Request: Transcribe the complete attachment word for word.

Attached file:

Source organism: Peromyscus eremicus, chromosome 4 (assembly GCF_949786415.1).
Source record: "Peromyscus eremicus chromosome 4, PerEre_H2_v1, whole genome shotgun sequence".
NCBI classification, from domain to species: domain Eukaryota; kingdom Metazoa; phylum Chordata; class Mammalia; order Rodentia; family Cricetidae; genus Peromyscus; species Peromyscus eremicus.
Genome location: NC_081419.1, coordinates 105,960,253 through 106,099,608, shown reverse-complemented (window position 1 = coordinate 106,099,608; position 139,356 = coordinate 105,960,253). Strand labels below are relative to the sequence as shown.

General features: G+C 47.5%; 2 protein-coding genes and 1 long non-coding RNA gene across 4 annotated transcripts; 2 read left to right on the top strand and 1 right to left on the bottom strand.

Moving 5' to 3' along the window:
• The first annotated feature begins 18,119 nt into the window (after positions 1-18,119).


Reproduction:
Source organism: Peromyscus eremicus, chromosome 4 (assembly GCF_949786415.1).
Source record: "Peromyscus eremicus chromosome 4, PerEre_H2_v1, whole genome shotgun sequence".
NCBI classification, from domain to species: domain Eukaryota; kingdom Metazoa; phylum Chordata; class Mammalia; order Rodentia; family Cricetidae; genus Peromyscus; species Peromyscus eremicus.
Genome location: NC_081419.1, coordinates 105,960,253 through 106,099,608, shown reverse-complemented (window position 1 = coordinate 106,099,608; position 139,356 = coordinate 105,960,253). Strand labels below are relative to the sequence as shown.

General features: G+C 47.5%; 2 protein-coding genes and 1 long non-coding RNA gene across 4 annotated transcripts; 2 read left to right on the top strand and 1 right to left on the bottom strand.

Moving 5' to 3' along the window:
• The first annotated feature begins 18,119 nt into the window (after positions 1-18,119).